Exercise & Assignment
Exercise and assignment of options refers to the process of settlement in accordance with the terms of the contract. Exercise and assignment of options contracts are two sides of the same transaction.
An option buyer has the right to exercise an options contract. An options seller is obligated to accept assignment from an exercised options contract.
An options holder has the right to exercise his or her stock option at the option’s strike price. Options buyers are the only party that can exercise an options contract. For example, someone who is long a call option may choose to exercise the call option.
The decision to exercise depends on the options contract’s specifications, whether it is an American or European-style option, the underlying’s current price, the options contract’s strike price, the length of time remaining on the options contract, and the option holder’s outlook on the underlying security.
For options contracts where there is no physical delivery of the underlying (shares of stock, barrels of crude oil, etc.), the exercise settlement value is determined at expiration and a cash settlement amount is calculated.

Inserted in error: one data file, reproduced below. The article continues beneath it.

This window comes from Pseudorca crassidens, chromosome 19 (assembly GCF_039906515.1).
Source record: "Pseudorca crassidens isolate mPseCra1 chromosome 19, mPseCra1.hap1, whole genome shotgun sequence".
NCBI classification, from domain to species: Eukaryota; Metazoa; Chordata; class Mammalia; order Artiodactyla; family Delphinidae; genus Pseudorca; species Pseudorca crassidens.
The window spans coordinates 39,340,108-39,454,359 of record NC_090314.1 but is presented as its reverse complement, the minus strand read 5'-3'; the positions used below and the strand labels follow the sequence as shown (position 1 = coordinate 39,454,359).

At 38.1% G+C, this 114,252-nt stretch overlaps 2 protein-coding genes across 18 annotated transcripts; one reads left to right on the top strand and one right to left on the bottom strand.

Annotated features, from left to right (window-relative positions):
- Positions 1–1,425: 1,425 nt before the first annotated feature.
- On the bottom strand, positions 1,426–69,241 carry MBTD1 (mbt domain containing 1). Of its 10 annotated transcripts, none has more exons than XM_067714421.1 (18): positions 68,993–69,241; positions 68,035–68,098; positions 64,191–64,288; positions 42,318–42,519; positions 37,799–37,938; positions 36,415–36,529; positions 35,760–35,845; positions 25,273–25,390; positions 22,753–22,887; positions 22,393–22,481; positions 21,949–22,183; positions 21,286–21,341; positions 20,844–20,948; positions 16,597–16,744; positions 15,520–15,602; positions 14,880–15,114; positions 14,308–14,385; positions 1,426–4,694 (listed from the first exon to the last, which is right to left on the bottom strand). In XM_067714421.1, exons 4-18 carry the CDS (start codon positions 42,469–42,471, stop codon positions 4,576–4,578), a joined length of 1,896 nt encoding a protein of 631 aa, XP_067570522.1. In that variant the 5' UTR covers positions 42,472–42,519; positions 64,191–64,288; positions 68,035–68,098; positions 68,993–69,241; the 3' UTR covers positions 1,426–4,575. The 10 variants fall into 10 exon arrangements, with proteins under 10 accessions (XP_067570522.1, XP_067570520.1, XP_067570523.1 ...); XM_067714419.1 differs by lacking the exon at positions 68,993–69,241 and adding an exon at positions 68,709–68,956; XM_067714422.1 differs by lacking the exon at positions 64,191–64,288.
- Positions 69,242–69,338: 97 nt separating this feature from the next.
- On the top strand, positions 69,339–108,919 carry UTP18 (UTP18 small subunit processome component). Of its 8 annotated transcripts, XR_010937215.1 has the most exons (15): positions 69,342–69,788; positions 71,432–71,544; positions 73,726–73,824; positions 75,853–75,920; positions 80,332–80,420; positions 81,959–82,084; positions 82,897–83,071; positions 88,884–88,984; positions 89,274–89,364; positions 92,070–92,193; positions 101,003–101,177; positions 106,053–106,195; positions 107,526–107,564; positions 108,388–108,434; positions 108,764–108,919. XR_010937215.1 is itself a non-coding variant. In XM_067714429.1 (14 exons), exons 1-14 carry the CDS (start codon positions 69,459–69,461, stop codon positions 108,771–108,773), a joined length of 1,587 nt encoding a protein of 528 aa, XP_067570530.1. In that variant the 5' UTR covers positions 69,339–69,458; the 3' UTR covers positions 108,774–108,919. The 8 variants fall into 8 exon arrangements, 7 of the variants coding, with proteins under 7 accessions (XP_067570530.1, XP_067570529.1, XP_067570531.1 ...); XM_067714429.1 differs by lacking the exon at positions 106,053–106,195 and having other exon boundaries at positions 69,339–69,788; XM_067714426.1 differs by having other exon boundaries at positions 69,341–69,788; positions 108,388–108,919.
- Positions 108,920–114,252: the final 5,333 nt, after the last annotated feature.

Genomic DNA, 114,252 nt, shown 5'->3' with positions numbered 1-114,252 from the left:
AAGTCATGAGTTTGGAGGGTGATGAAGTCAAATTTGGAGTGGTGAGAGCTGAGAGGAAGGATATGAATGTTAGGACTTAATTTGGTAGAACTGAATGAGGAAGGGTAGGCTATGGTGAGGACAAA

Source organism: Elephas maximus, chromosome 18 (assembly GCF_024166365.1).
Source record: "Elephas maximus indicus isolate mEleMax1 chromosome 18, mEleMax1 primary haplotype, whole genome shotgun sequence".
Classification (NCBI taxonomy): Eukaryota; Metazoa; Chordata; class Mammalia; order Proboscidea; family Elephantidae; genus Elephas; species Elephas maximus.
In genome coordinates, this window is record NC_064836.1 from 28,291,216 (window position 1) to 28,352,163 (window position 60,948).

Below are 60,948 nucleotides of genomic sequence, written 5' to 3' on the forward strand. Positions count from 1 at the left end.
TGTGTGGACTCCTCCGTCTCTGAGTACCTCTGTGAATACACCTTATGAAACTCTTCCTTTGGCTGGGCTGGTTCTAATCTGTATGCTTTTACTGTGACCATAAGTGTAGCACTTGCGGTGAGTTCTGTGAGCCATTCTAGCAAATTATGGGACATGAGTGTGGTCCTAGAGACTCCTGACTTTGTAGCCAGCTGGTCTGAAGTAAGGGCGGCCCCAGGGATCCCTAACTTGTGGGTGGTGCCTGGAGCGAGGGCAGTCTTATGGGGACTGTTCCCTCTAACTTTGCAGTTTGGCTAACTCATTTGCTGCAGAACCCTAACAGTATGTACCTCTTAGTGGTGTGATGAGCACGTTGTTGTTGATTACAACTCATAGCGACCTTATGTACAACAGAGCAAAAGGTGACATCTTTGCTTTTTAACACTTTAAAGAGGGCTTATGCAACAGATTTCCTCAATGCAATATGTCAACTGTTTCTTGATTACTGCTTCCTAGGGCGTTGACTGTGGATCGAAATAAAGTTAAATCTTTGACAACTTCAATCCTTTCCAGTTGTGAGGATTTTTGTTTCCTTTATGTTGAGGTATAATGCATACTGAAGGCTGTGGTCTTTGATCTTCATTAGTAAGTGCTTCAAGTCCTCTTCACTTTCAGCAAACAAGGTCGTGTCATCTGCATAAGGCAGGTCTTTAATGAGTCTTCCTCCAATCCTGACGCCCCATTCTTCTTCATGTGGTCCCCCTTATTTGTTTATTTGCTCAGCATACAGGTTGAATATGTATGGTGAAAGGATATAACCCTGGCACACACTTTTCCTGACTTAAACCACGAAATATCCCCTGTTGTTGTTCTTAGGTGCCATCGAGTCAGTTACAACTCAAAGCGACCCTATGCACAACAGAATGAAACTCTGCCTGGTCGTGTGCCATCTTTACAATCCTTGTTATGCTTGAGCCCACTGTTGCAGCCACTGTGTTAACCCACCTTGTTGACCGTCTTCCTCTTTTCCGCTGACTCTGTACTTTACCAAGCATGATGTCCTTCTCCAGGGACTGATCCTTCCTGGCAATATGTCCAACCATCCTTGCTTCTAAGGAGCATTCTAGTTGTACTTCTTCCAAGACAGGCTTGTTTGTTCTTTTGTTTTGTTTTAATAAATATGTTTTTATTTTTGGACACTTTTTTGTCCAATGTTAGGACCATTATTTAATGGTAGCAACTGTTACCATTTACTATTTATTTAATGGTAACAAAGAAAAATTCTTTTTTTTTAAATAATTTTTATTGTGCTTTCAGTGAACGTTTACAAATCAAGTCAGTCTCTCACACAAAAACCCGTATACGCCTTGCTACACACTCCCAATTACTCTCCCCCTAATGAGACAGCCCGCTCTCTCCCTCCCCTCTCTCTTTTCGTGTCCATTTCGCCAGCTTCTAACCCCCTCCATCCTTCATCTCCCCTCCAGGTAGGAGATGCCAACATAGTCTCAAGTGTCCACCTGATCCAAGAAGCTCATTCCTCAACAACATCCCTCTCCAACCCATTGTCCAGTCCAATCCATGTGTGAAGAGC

When an options contract is exercised, the owner of the option invokes the right to buy or sell.
Options exercise is the process of converting an options contract into the underlying shares of stock. Exercising an options contract is irrevocable as exercise begins the process of assignment by the OCC.
Options contract buyers may exercise the contract anytime before expiration with American-style contracts. Exercising prior to expiration may occur for a number of reasons, such as the desire to receive a dividend payment on the underlying stock or to fulfill an obligation for another position in the portfolio.
The assignment process is facilitated by the OCC.
For example, a call option holder sends an exercise notice to their broker.
The broker then sends a notice of exercise to the OCC.
The OCC randomly selects a clearing member firm who is short the exercised contract and assigns the firm the exercise.
The clearing member firm assigns the exercise to one of its customers (either randomly or on a first-in, first-out basis) who holds the short position.
The assigned call writer must deliver the shares to fulfill the obligation of the assignment.
The broker then delivers the call writer’s shares to the OCC who delivers the shares to the broker whose customer initially exercised the call option.
The majority of options contracts are closed prior to expiration or expire worthless, and assignment does not typically occur.
According to the OCC, options holders only exercise about 7% of options contracts.